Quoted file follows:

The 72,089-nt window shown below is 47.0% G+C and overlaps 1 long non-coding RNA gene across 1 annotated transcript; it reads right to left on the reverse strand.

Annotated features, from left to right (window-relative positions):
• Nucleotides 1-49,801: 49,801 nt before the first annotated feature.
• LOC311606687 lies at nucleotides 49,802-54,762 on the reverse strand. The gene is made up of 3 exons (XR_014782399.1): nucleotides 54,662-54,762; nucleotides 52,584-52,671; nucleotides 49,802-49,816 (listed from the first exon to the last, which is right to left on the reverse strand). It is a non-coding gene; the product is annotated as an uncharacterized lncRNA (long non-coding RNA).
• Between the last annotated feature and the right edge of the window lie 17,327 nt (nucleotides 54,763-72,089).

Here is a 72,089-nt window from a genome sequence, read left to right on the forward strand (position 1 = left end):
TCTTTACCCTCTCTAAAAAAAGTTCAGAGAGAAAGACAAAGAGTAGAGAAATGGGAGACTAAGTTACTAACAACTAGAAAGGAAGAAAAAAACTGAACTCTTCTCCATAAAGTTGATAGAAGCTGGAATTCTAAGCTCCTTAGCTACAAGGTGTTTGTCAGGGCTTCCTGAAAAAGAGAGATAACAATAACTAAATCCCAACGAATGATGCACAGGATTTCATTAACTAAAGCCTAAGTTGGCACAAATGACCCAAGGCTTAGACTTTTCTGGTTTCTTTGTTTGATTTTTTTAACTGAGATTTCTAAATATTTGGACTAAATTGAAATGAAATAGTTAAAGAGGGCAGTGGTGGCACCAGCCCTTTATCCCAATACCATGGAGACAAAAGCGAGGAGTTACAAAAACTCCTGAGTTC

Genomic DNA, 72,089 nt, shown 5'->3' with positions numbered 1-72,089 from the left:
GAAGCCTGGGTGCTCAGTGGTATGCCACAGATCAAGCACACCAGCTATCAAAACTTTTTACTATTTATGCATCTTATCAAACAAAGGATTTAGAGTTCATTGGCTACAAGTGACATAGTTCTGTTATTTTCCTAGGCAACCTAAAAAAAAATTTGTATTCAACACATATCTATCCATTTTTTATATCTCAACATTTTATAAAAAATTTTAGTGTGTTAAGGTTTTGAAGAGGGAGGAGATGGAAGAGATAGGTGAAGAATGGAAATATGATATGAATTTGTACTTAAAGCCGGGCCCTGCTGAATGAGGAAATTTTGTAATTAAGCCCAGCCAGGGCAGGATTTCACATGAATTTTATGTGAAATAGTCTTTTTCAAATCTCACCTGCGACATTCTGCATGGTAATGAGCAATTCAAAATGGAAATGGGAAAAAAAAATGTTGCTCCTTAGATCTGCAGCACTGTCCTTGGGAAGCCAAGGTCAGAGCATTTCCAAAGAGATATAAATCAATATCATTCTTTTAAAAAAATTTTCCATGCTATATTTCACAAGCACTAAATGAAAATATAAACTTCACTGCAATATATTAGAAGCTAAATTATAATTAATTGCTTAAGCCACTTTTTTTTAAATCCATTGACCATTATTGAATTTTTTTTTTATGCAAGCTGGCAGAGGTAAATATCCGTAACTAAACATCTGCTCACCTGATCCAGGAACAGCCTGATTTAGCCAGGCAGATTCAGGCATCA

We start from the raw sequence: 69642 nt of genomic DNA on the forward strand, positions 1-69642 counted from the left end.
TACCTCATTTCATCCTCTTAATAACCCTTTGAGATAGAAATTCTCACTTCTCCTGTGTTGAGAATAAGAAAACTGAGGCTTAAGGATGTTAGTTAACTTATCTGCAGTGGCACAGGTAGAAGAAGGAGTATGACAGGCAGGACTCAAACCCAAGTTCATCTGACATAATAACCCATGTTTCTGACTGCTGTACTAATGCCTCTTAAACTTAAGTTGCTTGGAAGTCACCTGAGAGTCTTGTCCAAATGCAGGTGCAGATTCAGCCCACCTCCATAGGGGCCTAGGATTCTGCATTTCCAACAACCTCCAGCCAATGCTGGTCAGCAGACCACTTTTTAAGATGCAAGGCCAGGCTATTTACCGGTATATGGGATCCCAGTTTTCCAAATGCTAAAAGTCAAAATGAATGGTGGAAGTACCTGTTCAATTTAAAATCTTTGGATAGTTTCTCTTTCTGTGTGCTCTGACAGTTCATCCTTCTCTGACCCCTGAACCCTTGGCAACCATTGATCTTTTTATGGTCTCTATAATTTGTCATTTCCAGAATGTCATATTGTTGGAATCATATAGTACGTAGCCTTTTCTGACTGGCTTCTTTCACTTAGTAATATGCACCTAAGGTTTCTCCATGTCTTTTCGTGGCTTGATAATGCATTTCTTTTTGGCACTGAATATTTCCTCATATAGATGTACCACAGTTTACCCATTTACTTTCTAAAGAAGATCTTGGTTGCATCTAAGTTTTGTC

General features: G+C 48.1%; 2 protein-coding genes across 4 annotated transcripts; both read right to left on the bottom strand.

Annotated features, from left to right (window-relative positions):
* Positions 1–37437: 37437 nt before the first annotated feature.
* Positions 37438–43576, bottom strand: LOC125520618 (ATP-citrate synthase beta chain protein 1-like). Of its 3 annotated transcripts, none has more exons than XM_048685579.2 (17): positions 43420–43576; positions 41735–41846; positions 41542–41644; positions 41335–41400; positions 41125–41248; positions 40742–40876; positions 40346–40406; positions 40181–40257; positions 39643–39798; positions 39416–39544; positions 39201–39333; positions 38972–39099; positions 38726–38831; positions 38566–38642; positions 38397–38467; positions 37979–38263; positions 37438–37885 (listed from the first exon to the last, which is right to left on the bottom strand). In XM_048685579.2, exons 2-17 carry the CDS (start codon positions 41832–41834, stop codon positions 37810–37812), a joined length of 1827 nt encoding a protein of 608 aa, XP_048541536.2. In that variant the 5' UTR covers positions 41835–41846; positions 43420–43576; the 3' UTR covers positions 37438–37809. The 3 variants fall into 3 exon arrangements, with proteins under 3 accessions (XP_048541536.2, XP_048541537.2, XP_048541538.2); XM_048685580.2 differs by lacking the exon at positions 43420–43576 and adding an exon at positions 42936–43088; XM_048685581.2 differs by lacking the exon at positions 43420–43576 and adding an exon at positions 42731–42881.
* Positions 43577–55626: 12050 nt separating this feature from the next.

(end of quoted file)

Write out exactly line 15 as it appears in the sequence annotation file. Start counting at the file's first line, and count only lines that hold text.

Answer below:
* Positions 37438–43576, bottom strand: LOC125520618 (ATP-citrate synthase beta chain protein 1-like). Of its 3 annotated transcripts, none has more exons than XM_048685579.2 (17): positions 43420–43576; positions 41735–41846; positions 41542–41644; positions 41335–41400; positions 41125–41248; positions 40742–40876; positions 40346–40406; positions 40181–40257; positions 39643–39798; positions 39416–39544; positions 39201–39333; positions 38972–39099; positions 38726–38831; positions 38566–38642; positions 38397–38467; positions 37979–38263; positions 37438–37885 (listed from the first exon to the last, which is right to left on the bottom strand). In XM_048685579.2, exons 2-17 carry the CDS (start codon positions 41832–41834, stop codon positions 37810–37812), a joined length of 1827 nt encoding a protein of 608 aa, XP_048541536.2. In that variant the 5' UTR covers positions 41835–41846; positions 43420–43576; the 3' UTR covers positions 37438–37809. The 3 variants fall into 3 exon arrangements, with proteins under 3 accessions (XP_048541536.2, XP_048541537.2, XP_048541538.2); XM_048685580.2 differs by lacking the exon at positions 43420–43576 and adding an exon at positions 42936–43088; XM_048685581.2 differs by lacking the exon at positions 43420–43576 and adding an exon at positions 42731–42881.